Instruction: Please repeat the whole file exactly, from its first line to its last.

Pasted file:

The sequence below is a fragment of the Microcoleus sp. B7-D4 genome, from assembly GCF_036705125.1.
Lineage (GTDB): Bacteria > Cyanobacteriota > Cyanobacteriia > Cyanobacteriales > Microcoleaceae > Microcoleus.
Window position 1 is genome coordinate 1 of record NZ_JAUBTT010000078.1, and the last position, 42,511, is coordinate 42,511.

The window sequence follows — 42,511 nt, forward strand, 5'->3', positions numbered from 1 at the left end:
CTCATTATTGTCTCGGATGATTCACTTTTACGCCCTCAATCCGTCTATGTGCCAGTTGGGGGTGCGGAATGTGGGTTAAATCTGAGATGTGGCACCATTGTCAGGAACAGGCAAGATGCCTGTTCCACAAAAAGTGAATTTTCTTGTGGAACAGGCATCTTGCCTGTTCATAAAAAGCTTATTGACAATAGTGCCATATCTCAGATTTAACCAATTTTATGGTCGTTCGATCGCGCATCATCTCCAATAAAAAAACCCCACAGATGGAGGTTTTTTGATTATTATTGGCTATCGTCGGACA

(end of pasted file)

The sequence below is a fragment of the Microcoleus sp. B7-D4 genome, from assembly GCF_036705125.1.
Lineage (GTDB): Bacteria > Cyanobacteriota > Cyanobacteriia > Cyanobacteriales > Microcoleaceae > Microcoleus.
Window position 1 is genome coordinate 1 of record NZ_JAUBTT010000078.1, and the last position, 42,511, is coordinate 42,511.

The window sequence follows — 42,511 nt, forward strand, 5'->3', positions numbered from 1 at the left end:
CTCATTATTGTCTCGGATGATTCACTTTTACGCCCTCAATCCGTCTATGTGCCAGTTGGGGGTGCGGAATGTGGGTTAAATCTGAGATGTGGCACCATTGTCAGGAACAGGCAAGATGCCTGTTCCACAAAAAGTGAATTTTCTTGTGGAACAGGCATCTTGCCTGTTCATAAAAAGCTTATTGACAATAGTGCCATATCTCAGATTTAACCAATTTTATGGTCGTTCGATCGCGCATCATCTCCAATAAAAAAACCCCACAGATGGAGGTTTTTTGATTATTATTGGCTATCGTCGGACA